US, UK Throw Auctions; No One Comes
Massive purchase of government debt fails to have desired effect.
You Can Learn a Lot by Looking
James Anderson, 11:20 a.m.
On the very same day that the Fed started its Quantitative Easing (QE) program (by buying US Treasuries in the open market in an attempt to drive long-term interest rates), the UK had a failed bond auction. The UK Treasury tried to raise 1.75 billion pounds of 40-year Gilts, but investors only bid for 1.63 billion pounds. It was the first failed conventional auction since 1995.
Our Fed and Treasury have chosen to follow the same QE program as the UK. The message investors are sending is pretty simple: If long-term interest rates are manipulated down, they aren't going to play. That means higher rates are inevitable.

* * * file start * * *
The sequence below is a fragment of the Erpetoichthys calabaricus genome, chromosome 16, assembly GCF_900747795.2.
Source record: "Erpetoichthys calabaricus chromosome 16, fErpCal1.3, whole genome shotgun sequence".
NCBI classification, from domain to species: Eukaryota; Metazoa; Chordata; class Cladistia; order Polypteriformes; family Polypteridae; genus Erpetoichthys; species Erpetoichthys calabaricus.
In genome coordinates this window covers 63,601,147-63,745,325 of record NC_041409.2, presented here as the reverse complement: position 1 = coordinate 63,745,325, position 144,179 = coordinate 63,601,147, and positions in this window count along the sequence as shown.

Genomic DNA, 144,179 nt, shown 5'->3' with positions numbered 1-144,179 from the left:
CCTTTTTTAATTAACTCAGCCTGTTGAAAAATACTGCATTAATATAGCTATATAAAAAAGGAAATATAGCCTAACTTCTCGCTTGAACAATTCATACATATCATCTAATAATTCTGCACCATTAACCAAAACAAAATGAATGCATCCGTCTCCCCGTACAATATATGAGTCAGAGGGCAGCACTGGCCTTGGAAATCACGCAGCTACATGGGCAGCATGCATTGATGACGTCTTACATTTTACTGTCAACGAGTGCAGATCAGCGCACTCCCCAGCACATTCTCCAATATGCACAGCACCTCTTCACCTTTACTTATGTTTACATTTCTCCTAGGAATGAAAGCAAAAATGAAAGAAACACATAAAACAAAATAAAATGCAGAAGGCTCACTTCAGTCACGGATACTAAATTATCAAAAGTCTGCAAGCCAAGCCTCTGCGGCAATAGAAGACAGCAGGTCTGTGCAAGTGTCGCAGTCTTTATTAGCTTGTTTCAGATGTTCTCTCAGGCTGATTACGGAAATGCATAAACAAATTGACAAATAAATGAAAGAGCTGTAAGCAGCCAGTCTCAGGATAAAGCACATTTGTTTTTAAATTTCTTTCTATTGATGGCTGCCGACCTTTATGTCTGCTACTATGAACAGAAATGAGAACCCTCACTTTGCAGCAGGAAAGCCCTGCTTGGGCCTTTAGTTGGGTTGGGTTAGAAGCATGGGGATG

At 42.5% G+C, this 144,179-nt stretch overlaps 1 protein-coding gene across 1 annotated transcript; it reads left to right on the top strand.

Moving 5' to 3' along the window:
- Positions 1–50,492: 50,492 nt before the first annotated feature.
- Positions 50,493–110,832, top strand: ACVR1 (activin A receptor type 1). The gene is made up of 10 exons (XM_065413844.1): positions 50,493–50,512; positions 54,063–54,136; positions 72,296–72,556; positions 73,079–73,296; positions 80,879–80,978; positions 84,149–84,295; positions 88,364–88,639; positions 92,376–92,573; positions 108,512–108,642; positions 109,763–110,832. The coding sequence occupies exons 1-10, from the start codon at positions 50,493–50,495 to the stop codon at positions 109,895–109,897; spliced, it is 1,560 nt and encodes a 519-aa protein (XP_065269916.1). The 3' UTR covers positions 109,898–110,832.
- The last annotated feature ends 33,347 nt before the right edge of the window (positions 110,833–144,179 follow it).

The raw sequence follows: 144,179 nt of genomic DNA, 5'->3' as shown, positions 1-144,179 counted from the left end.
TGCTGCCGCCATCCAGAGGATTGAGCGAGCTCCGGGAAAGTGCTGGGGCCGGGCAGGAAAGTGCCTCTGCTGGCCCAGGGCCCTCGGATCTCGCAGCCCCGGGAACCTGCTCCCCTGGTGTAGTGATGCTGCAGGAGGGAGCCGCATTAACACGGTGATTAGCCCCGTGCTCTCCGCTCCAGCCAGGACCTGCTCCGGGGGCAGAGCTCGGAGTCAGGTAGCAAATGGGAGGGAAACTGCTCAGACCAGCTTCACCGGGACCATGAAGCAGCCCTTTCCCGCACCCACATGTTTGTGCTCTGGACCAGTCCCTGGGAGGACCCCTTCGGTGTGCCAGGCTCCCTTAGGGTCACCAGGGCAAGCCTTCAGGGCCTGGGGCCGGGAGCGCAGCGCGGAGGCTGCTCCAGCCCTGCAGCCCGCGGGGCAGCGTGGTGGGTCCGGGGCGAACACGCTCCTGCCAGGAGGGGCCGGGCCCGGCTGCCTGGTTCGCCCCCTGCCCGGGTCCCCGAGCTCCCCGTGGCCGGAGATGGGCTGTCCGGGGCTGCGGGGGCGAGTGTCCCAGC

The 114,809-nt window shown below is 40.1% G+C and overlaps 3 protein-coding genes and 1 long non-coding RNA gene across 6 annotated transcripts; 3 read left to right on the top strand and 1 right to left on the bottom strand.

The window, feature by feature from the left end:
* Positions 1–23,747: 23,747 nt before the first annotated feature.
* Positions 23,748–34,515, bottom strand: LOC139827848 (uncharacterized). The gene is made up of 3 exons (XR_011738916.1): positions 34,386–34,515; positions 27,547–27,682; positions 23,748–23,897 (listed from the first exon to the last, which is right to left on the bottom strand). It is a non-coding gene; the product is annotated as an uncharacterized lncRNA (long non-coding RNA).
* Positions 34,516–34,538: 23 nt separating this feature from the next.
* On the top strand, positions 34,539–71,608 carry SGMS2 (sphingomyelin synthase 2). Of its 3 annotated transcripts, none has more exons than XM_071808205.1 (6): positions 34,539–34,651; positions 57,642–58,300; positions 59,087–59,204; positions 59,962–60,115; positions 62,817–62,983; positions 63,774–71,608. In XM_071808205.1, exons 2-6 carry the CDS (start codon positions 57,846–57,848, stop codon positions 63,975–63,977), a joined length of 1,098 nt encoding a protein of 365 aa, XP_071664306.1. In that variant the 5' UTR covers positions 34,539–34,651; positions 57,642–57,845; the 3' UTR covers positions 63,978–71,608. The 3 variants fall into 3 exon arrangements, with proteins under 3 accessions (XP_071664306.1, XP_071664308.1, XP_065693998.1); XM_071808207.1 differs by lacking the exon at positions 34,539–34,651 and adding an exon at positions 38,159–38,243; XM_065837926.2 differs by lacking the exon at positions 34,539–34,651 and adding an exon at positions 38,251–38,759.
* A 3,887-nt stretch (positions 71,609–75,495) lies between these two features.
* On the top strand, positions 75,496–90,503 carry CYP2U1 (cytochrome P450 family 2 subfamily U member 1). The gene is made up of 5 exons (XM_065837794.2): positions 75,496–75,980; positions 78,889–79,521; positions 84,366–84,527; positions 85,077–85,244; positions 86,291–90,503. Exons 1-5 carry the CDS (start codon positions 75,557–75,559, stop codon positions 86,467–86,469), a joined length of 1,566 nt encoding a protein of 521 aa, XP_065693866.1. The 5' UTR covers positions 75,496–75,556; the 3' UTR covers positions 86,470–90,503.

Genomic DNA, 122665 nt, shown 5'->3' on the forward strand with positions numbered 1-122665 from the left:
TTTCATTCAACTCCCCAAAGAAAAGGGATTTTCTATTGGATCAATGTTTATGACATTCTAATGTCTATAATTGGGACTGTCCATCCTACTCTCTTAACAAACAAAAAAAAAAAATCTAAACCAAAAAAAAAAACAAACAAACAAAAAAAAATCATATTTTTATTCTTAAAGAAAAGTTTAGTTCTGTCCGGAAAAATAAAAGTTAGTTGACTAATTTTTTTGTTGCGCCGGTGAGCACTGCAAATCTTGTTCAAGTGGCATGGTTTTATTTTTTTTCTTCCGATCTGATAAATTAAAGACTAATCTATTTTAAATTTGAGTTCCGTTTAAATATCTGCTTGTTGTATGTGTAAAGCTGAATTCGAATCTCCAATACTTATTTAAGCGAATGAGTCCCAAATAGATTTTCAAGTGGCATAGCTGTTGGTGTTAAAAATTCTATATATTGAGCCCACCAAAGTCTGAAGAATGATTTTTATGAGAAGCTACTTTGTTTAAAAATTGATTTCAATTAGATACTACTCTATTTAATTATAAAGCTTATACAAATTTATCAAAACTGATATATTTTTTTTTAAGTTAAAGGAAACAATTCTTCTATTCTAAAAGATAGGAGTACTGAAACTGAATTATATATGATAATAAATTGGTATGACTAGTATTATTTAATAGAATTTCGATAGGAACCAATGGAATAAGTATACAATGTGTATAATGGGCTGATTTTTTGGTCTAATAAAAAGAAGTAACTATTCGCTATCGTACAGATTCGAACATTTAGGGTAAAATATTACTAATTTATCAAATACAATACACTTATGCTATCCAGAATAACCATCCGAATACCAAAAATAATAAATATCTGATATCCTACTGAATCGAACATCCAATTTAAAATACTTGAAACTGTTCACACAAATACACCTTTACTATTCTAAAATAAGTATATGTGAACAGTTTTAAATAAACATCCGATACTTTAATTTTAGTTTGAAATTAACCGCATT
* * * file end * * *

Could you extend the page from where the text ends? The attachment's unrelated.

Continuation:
Minyans need to watch how these events fall out in the UK. This is definitely a "You can learn a lot by looking" moment. How the UK handles its situation and what happens to Gilt interest rates should be a good clue as to what will happen here, and how you should be ready to adjust your personal investments.
Tom Fant, 3:55 p.m.
The 5-year Treasury auction was just plain awful. The new 5-year cleared a full 6 basis points higher than where it was trading pre-auction, and is now barely treading water.
The 40-year UK Gilt auction failed for the first time since 1995, despite central banks in both countries purchasing and planning to purchase massive amounts of government debt.
I don't think investors are fooled by the nonsensical rhetoric from our leaders. Don't tell me a strong dollar is in our best interest while funding trillions in bailouts, stimulus and quantitative easing. That dog don't hunt.
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